Every NFL franchise in the AFC East is locked in a tie for first place with a 3-3 record going into Week 7 of the 2012 season. The Miami Dolphins are on the longest streak in the division with two consecutive wins over the Cincinnati Bengals and the St. Louis Rams in the past two weeks. A bye in Week 7 allows the Fins to sit back and evaluate the next ten games of the season and how exactly they will improve their team without sacrificing their future.
The rumors that Dwayne Bowe may be joining Miami in the latter half of this season would be a step in the opposite direction. Coach Joe Philbin was willing to bet so excruciatingly on the future of this franchise and rebuilding through the draft that he traded Brandon Marshall and cut Chad Johnson before the season even began. Both of these moves were viewed as statements that would propel the Dolphins into the mentality that no man would sacrifice that direction.
Bowe is someone who does not have the best reputation on or off the field and could thrust them backwards.
The Dolphins would be virtually renting Bowe out because there is zero confirmation that Miami’s rebuild will be swift and feverishly progressive. A 3-3 start is more than most expected from the Dolphins but Bowe jumping from one beleaguered franchise to a restructuring one does not appear that it would do mounds for his attitude.
His entrance could also screw with the stable dynamic that rookie quarterback Ryan Tannehill has to work with right now. A team guy like Brian Hartline at the helm of the receiving corps has been fortunate to say the least. Hartline does not harp on how many touches he is getting or how many times he sees the football in the end zone. What has made him so reliable is that he is the working man’s version of a receiver, not the diva-style version that the league is used to seeing.
Hartline’s emergence is a direct result of how fluid his and Tannehill’s relationship has become on the field. Would Bowe step in with that same working man’s ethic? Would he come in and nag the quarterback when he doesn’t see the ball enough? Would he expect to take over the offense with only a week of preparation in a new offense? All of these questions have very uncertain answers, but why fix something that is not broken and is improving as time moves on?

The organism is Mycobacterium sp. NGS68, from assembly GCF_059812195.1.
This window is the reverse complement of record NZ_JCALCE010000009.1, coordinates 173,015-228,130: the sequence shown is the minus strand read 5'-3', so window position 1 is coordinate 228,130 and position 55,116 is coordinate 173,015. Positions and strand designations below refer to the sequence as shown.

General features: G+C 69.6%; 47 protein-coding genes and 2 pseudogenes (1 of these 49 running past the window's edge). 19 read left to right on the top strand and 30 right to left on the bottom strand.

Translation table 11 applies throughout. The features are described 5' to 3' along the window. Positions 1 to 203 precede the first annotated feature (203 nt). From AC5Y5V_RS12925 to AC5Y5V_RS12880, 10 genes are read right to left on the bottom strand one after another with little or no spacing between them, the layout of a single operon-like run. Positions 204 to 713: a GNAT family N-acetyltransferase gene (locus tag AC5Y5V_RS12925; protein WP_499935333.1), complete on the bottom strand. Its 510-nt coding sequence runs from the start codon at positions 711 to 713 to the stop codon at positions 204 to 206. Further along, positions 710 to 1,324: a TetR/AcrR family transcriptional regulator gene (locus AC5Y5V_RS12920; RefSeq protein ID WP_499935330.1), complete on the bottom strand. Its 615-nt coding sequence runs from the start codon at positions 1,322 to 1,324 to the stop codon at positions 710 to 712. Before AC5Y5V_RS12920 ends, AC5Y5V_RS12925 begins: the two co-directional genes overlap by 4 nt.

Why spend so much time on a notion that has yet to be confirmed or denied? A player firmly planted in the Dolphins’ lineup, for now, is Reggie Bush and although his name has not been called nearly as much as some fantasy owners may like he is handling business for the Fins. Expect for him to burst out of the gate with far more ferocity in Week 8, however.
In the 2011 NFL season, Bush only had 190 yards on the ground going into Week 7. This year he has 434 rushing yards and three more touchdowns than last season. To say he is on pace to exceed last year’s expectations is an understatement. Yet, it is not enough. The bigger story has been the development of Miami’s passing game, while it seems Bush’s lack of time in the media eye (as far as football is concerned) is allowing his accomplishments to be undervalued.
If he burst onto the scene in 2011 in the second half, there is nothing stopping him for forging an identity in Miami’s offense and forcing the front office’s hand when it comes to contract negotiations. Bush has the responsibility of proving to his Miami fanbase and his organization that he deserves every bit of the extension his agent is going to vie for. Tied in the AFC East for first place every move is critical and the offense has become the bread and butter for the Dolphins. At this point, Dwayne Bowe’s possible arrival and Bush’s revival are the most important say-so’s in the equation.